In addition to the historical black political organizations, one factor in Davis's loss of black support bears mention. I am referring to the numerous black members of the Legislature who supported Sparks. Some did so visibly, like Sen. Bobby Singleton of Greensboro, and, notably, Sen. Hank Sanders of Selma, whose open letter to Artur Davis telegraphed his eventual support for Sparks. Other black legislators gave their support quietly, either by off-the-record conversations with community leaders, or by putting the word out to their substantial personal GOTV personnel on the day of the election. This support was understandable, and predictable, on a purely pragmatic basis. As these seasoned politicians understood, a Davis nomination would have likely resulted in
significant losses for Democrats in downballot races throughout the predominantly white areas of the state. This could easily have left the Legislature in Republican hands, and left for naught the decades of struggle to put legislative power in the hands of black leaders such as House Finance & Taxation Chairman John Knight, House Speaker Pro Tem Demetrius Newton, Senate Finance & Taxation Chairman Hank Sanders, and Senate President Pro Tem Rodger Smitherman. (For clarity's sake, I am not implying that any of these leaders supported Sparks, beyond their own public statements; I merely note their leadership posts would likely have vanished after a Davis nomination.) While this phenomenon was foreseeable months ago, and became more evident as the primary approached, it was almost totally unreported in the media, especially in the Newhouse outlets. Of course, in their case, it would not have fit their "inevitable Artur nomination" story line.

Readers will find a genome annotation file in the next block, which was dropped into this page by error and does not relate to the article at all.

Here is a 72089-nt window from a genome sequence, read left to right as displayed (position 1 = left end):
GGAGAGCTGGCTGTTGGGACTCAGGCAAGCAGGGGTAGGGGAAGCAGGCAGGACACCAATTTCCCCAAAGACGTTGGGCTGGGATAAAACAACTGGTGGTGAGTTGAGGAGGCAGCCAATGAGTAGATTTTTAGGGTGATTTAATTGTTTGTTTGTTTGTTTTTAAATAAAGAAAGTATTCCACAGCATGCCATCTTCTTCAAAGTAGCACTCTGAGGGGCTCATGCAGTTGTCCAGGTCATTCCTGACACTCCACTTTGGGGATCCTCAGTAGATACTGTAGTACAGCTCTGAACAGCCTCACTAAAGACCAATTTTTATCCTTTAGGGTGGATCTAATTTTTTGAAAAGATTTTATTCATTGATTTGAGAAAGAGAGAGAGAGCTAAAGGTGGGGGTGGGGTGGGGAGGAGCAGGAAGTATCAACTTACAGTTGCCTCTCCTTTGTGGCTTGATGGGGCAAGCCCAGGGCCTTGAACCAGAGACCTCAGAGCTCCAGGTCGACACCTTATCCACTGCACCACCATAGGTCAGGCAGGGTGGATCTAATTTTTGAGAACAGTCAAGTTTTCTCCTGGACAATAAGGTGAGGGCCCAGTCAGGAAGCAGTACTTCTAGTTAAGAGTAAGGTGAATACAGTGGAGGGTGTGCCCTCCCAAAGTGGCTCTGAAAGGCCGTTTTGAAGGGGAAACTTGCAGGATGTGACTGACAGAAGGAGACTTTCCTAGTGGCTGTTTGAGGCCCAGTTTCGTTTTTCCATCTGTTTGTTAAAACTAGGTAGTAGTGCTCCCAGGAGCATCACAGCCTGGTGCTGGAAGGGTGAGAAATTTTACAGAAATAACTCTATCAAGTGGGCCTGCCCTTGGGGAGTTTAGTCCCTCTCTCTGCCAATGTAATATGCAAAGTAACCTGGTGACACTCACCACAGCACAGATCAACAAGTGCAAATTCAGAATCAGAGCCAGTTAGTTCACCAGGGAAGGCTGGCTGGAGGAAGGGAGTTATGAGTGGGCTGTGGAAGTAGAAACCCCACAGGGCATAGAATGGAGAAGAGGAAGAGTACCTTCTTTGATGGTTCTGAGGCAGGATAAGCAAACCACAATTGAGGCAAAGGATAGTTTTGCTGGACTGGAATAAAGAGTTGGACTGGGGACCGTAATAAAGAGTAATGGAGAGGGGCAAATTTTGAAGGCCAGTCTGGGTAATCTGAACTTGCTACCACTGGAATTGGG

It was the prospect of this position by numerous black legislators that led me to predict, some time ago, that the black vote for Davis would not be monolithic. That it broke as heavily as it did for Sparks, I admit, caught even me by surprise (and perhaps Sparks, though I know better than to ask). I was figuring Sparks would win, but I had it figured at about 52-48. 55-45 if every single variable broke his way. I never bought the media-poll line that Davis was getting 40% of the white vote, and a near-unanimous black vote. Of course, I never had their Davis-nomination agenda, either. Sometimes, it's fun to be wrong.


  1. A lot of interesting stuff here, and some good points. Mainly though I think it was Mr. Davis' attitude as much as what he did.

  2. It wasn't about race. Get over it.